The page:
Delilah: Treacherous Beauty (A Dangerous Beauty Novel #3)
By: Angela Hunt
Publisher: Bethany House
The story of Samson and Delilah, the woman responsible for his downfall, is one of scripture’s most recognizable tales. Arguably Israel’s most colorful judge, the unbeatable strongman Samson is most often cast as a man of charm, cleverness, and large appetites. Delilah, the instrument of his ruin, is by contrast an amoral seductress, driven by love of coin and power, a woman who wields her sexuality as a weapon with as much skill as Samson’s legendary strength. While I stand firm on the infallibility of Scripture, over time I’ve come to realize that an examination of Judges 13-16 reveals troubling nuances all too often glossed over in cursory readings or adaptations of the text. If God’s anointed deliverer can murder thirty men in a fit of pique in order to win a bet (Judges 14:19), it’s clear that Samson’s legendary heroism as a darker, all-too-human side. For although God’s gifts and calling on an individual’s life are irrevocable (Romans 11:29), Samson’s life is a study in the redemption that occurs when God’s promises collide with an individual’s free will. And if Samson, God’s anointed, very flawed choice to realize Israel’s redemption from the Philistines (Judges 13:5) is something less than the flawless, airbrushed hero of popular culture, then is it not also possible that the seductress Delilah has deeper, more nuanced tale to tell?
Women mentioned and given voice in scripture fascinate me, as socially they had little agency of their own within the patriarchal cultures in which they lived. However, each woman is hand-picked to represent a different facet of God’s grace and redemptive power, whether they are cast as heroines or villainesses. The more I study scripture, the more I recognize the dual importance of it as God’s timeless word as well as a documented snapshot of the time period in which it was written, setting down forevermore God at work within a specific cultural, socio-economic point in history, illustrating truths that resonate to this day. In Delilah: Treacherous Beauty, Angela Hunt takes the biblical account of Samson and restores nuance, depth, and most of all, hope, to the story of a woman whose very name across the centuries has become synonymous with sin.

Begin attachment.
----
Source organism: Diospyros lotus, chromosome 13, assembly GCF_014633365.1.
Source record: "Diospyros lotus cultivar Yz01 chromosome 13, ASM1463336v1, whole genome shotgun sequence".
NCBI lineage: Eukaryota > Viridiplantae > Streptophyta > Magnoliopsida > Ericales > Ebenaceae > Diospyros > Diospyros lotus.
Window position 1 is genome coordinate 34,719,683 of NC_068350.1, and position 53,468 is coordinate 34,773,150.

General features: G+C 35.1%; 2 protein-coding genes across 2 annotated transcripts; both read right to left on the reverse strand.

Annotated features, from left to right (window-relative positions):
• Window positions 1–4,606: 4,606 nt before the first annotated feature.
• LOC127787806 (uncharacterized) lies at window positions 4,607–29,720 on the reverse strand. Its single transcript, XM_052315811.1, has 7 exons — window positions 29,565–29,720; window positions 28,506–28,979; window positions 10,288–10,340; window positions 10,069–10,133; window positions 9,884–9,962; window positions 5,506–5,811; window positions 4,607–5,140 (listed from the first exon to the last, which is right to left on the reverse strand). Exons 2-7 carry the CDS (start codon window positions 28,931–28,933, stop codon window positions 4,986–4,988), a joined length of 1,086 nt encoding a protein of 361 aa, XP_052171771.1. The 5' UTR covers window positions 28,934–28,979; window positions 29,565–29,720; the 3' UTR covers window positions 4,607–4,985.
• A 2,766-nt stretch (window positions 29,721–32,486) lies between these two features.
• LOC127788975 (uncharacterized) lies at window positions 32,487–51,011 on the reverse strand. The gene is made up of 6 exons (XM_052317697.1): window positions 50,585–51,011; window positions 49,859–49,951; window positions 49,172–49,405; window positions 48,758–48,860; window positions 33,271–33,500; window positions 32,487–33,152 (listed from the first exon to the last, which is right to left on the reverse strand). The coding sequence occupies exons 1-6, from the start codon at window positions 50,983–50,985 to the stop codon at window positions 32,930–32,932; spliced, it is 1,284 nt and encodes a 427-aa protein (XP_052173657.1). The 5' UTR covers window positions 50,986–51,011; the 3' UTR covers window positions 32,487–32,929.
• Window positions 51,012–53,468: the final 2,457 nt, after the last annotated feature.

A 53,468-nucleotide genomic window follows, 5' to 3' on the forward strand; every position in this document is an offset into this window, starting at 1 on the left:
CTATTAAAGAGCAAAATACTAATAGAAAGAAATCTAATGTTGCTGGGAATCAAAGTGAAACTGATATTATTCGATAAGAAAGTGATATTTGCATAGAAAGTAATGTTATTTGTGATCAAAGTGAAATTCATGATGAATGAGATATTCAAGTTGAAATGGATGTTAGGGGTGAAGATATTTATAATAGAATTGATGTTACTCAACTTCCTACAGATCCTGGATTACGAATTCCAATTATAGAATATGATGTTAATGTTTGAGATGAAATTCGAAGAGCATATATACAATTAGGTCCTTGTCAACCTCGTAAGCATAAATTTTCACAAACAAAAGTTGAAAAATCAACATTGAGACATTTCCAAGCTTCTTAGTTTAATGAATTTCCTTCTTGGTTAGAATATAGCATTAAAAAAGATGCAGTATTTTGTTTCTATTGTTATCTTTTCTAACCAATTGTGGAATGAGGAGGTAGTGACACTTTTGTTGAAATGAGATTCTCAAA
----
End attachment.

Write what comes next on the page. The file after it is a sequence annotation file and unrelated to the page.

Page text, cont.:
The Delilah within these pages is a woman for whom life has been a struggle to survive the choices of one particular man in her life determined to possess her body and break her spirit. Scarred by sexual and emotional abuse, those experiences inform her reaction to and interaction with everyone she encounters. Scripture itself is not for the faint of heart and neither is Delilah’s story, and although Hunt does not provide a play-by-play description of Delilah’s abuse, it is what’s implied that chilled this reader to the core. For a woman to be as coolly calculating regarding the fate of her supposed lover as Delilah is when negotiating with the Philistine lords (Judges 16), she has to have a visceral motivation behind her drive to dehumanize her relationship with Samson, thus allowing such a personal betrayal. This is the fully-realized woman Hunt creates from the bones of scripture, one who justifies betrayal in the name of survival, for having once survived her perpetrator’s attempt to reduce her to a faceless commodity, she is determined to never again experience such powerlessness.